Elisabeth’s Question #2: How can we be smarter investors with our Vanguard account?
At this point, Elisabeth and James aren’t ready for a taxable investment account. They need to first focus on:
- Reducing their spending
- Stabilizing their emergency fund
- Catching up on retirement contributions
- Saving up for future boiler and roof replacement costs
A taxable investment account is a great step to take after all of the above are done. A taxable investment account isn’t something you want to pull money in and out of–it’s meant to be left alone to grow over the long-term. That means you should only put money into this account that you do not need.
The reason I suggest they focus on maxing out James’ 401k–as opposed to putting more into their taxable investment account–is due to the tax advantages. Contributions to a 401k are made pre-tax, which means you don’t pay taxes on the money you contribute. You do pay taxes when you take this money out in your retirement.
Elisabeth’s Question #3: Should we wait until the market is better and move to a newer home with less maintenance?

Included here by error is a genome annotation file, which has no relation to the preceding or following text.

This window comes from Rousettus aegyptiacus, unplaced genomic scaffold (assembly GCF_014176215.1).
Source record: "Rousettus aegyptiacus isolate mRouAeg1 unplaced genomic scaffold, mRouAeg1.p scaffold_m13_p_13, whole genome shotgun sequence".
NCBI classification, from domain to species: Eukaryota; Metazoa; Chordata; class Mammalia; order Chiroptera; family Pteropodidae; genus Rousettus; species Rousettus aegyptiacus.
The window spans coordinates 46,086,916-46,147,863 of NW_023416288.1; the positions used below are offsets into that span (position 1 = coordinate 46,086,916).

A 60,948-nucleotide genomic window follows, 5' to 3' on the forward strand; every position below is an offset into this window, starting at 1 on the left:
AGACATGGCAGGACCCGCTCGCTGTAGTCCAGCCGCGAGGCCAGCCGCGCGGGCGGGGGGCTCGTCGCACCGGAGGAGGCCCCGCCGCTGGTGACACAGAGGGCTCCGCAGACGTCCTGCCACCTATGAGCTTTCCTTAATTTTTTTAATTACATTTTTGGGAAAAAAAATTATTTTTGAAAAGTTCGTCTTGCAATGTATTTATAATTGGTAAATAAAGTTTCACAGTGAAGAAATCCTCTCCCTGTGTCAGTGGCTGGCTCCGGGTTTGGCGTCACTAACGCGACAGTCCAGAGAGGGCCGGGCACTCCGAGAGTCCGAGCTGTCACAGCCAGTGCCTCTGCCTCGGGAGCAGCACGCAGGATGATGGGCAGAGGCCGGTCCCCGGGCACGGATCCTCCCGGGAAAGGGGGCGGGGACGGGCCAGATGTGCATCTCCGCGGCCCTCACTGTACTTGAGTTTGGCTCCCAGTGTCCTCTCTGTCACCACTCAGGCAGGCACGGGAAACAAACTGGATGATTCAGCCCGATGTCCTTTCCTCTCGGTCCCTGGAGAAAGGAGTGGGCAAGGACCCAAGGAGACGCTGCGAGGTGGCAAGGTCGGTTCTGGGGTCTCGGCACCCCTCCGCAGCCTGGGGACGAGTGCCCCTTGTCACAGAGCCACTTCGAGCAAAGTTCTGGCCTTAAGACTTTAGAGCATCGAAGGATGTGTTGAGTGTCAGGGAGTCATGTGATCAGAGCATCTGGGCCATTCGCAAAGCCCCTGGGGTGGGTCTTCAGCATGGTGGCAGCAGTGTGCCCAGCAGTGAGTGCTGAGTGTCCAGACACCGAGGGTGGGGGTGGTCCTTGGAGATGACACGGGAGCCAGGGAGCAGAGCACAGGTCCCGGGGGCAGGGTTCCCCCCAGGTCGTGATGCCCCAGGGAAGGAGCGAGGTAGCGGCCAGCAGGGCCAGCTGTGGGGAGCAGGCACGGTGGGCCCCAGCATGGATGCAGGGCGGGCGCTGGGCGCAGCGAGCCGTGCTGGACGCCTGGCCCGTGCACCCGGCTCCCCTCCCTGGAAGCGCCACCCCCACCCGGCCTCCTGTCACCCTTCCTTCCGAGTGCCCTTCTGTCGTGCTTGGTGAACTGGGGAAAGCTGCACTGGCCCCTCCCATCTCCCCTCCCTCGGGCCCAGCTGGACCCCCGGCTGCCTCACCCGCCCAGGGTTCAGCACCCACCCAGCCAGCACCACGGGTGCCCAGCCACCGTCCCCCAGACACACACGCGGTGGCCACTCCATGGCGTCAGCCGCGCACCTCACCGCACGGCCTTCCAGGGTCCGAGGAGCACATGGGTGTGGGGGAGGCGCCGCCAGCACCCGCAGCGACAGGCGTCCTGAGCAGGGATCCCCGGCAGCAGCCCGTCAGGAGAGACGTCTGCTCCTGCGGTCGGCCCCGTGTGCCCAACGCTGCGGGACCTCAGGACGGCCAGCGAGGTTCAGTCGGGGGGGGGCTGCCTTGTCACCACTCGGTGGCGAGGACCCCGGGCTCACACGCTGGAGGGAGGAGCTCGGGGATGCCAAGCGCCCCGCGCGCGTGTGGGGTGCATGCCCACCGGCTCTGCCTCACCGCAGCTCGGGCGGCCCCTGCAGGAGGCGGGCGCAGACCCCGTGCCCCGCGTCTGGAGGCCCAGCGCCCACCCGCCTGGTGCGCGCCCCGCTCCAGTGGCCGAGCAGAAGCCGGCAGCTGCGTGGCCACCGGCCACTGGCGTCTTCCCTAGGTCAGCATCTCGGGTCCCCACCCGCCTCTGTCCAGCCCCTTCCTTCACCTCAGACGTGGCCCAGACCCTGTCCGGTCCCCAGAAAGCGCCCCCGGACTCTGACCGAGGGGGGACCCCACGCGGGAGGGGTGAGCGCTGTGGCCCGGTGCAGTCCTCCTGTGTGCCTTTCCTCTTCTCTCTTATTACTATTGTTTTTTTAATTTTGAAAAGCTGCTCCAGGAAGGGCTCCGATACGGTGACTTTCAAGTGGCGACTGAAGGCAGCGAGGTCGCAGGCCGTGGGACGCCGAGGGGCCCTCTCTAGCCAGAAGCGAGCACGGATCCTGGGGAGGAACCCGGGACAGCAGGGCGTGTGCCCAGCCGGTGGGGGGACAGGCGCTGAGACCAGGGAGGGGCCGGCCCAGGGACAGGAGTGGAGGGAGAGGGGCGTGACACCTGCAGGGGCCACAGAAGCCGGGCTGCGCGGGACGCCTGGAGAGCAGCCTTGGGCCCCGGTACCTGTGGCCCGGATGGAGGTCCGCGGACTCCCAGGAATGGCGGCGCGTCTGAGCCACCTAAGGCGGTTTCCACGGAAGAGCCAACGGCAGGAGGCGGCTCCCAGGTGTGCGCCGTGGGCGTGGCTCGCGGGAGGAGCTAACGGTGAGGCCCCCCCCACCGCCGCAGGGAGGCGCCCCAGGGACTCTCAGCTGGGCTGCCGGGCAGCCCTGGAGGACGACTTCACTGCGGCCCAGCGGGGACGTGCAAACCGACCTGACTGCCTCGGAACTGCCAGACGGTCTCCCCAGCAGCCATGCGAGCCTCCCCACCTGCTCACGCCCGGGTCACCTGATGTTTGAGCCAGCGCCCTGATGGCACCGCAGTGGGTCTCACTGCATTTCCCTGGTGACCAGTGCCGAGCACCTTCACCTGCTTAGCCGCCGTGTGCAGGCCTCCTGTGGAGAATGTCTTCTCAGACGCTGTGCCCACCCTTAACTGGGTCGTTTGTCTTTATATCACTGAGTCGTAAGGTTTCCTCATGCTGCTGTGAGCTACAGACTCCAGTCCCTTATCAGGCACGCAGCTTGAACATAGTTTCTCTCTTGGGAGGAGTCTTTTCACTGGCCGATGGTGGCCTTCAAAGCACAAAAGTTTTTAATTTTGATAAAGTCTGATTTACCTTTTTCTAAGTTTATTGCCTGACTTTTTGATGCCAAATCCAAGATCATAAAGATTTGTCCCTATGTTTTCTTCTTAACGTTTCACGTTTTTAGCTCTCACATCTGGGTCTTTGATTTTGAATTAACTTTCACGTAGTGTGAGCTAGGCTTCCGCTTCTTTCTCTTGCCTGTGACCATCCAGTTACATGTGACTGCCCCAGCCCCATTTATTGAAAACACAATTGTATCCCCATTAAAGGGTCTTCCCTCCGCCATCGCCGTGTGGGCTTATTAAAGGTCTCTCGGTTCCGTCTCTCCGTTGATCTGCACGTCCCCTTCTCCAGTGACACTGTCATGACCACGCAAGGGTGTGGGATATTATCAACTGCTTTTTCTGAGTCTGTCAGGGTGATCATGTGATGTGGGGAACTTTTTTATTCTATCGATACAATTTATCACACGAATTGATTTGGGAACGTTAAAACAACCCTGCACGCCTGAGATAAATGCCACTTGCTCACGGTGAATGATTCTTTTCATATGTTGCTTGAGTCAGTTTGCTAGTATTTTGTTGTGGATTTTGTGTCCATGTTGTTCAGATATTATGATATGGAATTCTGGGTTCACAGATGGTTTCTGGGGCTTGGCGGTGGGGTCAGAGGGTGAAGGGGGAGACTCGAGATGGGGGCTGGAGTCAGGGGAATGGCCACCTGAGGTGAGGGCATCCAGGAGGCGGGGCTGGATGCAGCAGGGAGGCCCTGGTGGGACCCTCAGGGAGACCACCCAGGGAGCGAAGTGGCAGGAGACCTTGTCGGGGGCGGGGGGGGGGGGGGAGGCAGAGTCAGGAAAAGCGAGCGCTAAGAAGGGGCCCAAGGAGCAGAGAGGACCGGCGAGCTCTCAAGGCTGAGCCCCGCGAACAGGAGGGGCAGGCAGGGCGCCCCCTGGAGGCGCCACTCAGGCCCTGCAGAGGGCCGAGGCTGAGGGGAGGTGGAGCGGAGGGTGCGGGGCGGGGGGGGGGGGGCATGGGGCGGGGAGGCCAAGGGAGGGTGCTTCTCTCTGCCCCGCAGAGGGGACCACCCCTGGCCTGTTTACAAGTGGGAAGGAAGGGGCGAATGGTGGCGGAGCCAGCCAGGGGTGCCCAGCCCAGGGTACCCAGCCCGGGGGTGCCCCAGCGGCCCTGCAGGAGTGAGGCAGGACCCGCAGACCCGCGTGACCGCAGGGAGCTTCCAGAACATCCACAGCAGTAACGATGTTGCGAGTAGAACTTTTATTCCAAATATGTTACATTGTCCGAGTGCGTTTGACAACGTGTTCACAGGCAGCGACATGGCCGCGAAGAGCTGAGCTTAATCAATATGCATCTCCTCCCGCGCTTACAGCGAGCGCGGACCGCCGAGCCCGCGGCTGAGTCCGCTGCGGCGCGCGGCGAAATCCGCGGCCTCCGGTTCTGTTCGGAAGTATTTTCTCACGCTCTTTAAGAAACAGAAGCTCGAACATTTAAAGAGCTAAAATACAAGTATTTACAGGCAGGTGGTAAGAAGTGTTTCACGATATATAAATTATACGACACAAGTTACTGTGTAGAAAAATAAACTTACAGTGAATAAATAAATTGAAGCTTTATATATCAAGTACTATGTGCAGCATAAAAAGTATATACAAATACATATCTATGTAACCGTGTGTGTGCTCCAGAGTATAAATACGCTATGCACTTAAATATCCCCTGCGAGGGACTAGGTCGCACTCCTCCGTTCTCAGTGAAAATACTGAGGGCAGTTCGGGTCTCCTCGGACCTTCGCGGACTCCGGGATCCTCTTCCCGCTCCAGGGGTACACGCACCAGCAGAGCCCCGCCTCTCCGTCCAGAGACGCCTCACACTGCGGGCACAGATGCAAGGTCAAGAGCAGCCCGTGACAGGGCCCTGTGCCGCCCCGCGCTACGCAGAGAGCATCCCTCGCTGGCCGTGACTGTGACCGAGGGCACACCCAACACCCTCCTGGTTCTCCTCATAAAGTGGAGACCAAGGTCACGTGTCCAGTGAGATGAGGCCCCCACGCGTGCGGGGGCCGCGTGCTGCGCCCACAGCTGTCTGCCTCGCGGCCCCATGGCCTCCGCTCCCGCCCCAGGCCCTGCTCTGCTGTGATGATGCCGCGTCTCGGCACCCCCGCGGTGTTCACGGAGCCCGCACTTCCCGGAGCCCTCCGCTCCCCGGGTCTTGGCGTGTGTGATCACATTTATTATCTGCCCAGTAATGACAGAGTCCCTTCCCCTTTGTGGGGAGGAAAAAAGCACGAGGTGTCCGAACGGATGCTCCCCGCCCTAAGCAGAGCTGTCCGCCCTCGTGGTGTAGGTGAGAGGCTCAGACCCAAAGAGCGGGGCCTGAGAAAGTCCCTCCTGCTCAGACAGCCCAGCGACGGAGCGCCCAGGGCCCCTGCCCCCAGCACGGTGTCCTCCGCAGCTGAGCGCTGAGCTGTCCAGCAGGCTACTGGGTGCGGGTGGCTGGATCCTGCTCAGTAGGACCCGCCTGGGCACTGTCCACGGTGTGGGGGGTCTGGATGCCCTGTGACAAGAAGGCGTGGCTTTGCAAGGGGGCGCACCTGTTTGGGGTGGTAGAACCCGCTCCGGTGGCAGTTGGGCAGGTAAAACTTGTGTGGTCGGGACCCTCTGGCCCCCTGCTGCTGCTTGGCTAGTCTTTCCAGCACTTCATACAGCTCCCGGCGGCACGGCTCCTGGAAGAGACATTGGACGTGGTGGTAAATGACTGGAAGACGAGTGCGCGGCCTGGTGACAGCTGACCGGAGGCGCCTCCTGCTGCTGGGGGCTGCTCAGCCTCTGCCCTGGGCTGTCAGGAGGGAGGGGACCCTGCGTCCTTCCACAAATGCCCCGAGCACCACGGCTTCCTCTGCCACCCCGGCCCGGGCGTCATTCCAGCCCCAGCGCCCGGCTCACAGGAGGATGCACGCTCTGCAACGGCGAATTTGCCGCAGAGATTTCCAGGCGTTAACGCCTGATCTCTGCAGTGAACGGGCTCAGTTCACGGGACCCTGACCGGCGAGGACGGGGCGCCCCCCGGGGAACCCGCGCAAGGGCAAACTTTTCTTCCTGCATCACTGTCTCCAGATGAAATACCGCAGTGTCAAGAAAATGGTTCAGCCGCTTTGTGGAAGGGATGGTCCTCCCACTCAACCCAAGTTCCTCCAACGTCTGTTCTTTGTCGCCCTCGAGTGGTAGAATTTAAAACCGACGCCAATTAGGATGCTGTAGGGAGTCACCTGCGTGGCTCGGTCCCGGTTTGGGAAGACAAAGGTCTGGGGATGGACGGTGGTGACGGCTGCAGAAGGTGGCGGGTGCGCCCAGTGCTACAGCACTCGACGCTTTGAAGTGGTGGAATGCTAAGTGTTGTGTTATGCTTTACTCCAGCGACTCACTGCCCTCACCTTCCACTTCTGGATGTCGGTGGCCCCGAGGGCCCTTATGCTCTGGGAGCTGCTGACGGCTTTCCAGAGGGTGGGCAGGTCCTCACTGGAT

This is a great question, but it’s not one we can answer right now because we don’t know what the housing market will do. If James and Elisabeth are interested in exploring this option, then it’s a good idea to keep an eye on area real estate to see if they’d be able to trade up for a lower-maintenance home in the future. It may very well be that they want to cut their losses with the fixer-upper and perhaps make some compromises (on size, location, outdoor space, etc) in order to get into a newer, less needy house.
Look for ways to reduce spending immediately.
- Plan to hold off on all elective renovations until you’ve saved up enough to cash-flow them and the kids are old enough that it’s easier to work around them.
- Begin catching up on retirement contributions ASAP.
- Investigate lower fee options for James’ current and former 401ks.
- Stabilize your emergency fund and stop spending it down to cover monthly expenses.
- Consider if Elisabeth wants to work for the fulfillment/preference angle or the financial angle or both. Run the numbers on daycare vs. income.
- Create a savings account for the future boiler and roof replacements.
- Congratulate yourselves for taking the time to do this difficult work! The financial choices you make now will set you both up for a lifetime of financial success and security. Hooray!
Ok Frugalwoods nation, what advice do you have for Elisabeth? We’ll both reply to comments, so please feel free to ask questions!
Would you like your own case study to appear here on Frugalwoods? Email me (firstname.lastname@example.org) your brief story and we’ll talk.